The fundamental object of study in real differential geometry are the real manifolds: Hausdorff topological spaces that locally look like open subsets of a Euclidean space , and which can be equipped with an atlas of coordinate charts from open subsets covering to open subsets in , which are homeomorphisms; in particular, the *transition maps* defined by are all continuous. (It is also common to impose the requirement that the manifold be second countable, though this will not be important for the current discussion.) A *smooth real manifold* is a real manifold in which the transition maps are all smooth.

In a similar fashion, the fundamental object of study in complex differential geometry are the complex manifolds, in which the model space is rather than , and the transition maps are required to be holomorphic (and not merely smooth or continuous). In the real case, the one-dimensional manifolds (curves) are quite simple to understand, particularly if one requires the manifold to be connected; for instance, all compact connected one-dimensional real manifolds are homeomorphic to the unit circle (why?). However, in the complex case, the connected one-dimensional manifolds – the ones that look locally like subsets of – are much richer, and are known as Riemann surfaces. For sake of completeness we give the (somewhat lengthy) formal definition:

Definition 1 (Riemann surface)If is a Hausdorff connected topological space, a (one-dimensional complex) atlas is a collection of homeomorphisms from open subsets of that cover to open subsets of the complex numbers , such that the transition maps defined by are all holomorphic. Here is an arbitrary index set. Two atlases , on are said to beequivalentif their union is also an atlas, thus the transition maps and their inverses are all holomorphic. A Riemann surface is a Hausdorff connected topological space equipped with an equivalence class of one-dimensional complex atlases.A map from one Riemann surface to another is

holomorphicif the maps are holomorphic for any charts , of an atlas of and respectively; it is not hard to see that this definition does not depend on the choice of atlas. It is also clear that the composition of two holomorphic maps is holomorphic (and in fact the class of Riemann surfaces with their holomorphic maps forms a category).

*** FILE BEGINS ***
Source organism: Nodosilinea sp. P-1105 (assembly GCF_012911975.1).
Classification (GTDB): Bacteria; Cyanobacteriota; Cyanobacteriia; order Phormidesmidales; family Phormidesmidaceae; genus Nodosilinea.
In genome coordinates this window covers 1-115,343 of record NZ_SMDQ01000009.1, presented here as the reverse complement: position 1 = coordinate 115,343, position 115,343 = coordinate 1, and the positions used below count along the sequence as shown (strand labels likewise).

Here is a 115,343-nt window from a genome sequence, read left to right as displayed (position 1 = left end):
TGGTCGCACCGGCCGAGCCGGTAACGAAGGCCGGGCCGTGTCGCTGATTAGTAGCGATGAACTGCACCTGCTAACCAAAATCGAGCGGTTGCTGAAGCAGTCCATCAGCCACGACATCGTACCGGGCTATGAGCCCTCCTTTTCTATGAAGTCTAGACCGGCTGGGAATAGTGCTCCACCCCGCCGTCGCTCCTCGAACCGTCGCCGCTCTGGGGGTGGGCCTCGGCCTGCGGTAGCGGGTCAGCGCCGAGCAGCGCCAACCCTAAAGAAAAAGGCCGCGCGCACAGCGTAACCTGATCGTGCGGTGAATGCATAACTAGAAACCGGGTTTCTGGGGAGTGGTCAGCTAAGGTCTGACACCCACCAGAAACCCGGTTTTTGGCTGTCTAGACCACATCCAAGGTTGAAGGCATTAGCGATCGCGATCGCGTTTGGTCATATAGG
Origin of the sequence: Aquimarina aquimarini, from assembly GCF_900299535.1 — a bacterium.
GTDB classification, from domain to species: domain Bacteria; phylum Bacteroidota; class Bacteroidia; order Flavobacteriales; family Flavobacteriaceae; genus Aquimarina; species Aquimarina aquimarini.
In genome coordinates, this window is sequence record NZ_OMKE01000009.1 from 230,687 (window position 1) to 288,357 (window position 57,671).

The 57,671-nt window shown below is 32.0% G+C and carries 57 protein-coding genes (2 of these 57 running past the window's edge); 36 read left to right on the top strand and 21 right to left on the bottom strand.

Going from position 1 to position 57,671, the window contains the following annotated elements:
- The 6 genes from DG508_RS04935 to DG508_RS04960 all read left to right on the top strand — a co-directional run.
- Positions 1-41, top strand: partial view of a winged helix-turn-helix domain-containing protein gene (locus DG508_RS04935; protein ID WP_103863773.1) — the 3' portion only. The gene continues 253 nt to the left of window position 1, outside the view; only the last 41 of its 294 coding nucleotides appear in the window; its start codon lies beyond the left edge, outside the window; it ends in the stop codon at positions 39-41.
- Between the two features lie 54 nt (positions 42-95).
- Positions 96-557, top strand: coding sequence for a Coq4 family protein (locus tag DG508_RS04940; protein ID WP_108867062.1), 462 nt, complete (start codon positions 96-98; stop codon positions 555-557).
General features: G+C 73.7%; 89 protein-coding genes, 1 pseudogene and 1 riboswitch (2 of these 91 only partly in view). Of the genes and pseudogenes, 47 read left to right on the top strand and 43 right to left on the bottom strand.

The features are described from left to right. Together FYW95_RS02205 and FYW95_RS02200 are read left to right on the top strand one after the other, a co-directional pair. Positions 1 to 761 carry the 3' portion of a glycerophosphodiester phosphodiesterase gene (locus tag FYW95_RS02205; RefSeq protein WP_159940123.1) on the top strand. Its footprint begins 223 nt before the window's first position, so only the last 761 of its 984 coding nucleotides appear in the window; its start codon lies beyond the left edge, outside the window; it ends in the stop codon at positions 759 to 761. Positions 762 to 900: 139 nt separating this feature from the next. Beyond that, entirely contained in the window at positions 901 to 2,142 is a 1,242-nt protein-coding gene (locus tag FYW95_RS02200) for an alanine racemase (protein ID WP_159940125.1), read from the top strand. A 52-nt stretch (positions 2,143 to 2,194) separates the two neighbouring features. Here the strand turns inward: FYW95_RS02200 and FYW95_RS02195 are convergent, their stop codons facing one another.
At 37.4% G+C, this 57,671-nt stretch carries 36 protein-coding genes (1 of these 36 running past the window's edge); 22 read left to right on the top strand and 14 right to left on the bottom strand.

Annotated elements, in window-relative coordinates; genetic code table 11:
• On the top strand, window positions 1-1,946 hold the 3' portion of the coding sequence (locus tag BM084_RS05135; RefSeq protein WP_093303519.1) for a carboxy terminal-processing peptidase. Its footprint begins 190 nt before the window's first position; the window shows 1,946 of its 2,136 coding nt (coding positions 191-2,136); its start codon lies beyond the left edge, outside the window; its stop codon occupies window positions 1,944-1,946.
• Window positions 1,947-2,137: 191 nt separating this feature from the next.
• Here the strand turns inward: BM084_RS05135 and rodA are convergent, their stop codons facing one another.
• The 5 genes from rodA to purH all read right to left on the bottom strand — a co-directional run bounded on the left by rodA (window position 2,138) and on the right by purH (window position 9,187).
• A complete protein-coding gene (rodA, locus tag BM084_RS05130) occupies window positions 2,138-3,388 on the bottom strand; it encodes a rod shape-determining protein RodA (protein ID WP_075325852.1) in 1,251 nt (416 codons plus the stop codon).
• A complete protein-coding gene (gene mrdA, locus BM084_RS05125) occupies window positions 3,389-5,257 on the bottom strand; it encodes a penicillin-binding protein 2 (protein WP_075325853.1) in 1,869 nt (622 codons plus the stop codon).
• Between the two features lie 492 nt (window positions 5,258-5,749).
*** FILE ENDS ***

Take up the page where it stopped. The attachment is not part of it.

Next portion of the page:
Here are some basic examples of Riemann surfaces.

Example 2 (Quotients of )The complex numbers clearly form a Riemann surface (using the identity map as the single chart for an atlas). Of course, maps that are holomorphic in the usual sense will also be holomorphic in the sense of the above definition, and vice versa, so the notion of holomorphicity for Riemann surfaces is compatible with that of holomorphicity for complex maps. More generally, given any discrete additive subgroup of , the quotient is a Riemann surface. There are an infinite number of possible atlases to use here; one such is to pick a sufficiently small neighbourhood of the origin in and take the atlas where and for all . In particular, given any non-real complex number , the complex torus formed by quotienting by the lattice is a Riemann surface.

Example 3Any open connected subset of is a Riemann surface. By the Riemann mapping theorem, all simply connected open , other than itself, are isomorphic (as Riemann surfaces) to the unit disk (or, equivalently, to the upper half-plane).

Example 4 (Riemann sphere)The Riemann sphere , as a topological manifold, is the one-point compactification of . Topologically, this is a sphere and is in particular connected. One can cover the Riemann sphere by the two open sets and , and give these two open sets the charts and defined by for , for , and . This is a complex atlas since the is holomorphic on .An alternate way of viewing the Riemann sphere is as the projective line . Topologically, this is the punctured complex plane quotiented out by non-zero complex dilations, thus elements of this space are equivalence classes with the usual quotient topology. One can cover this space by two open sets and and give these two open sets the charts and defined by for , . This is a complex atlas, basically because for and is holomorphic on .

Exercise 5Verify that the Riemann sphere is isomorphic (as a Riemann surface) to the projective line.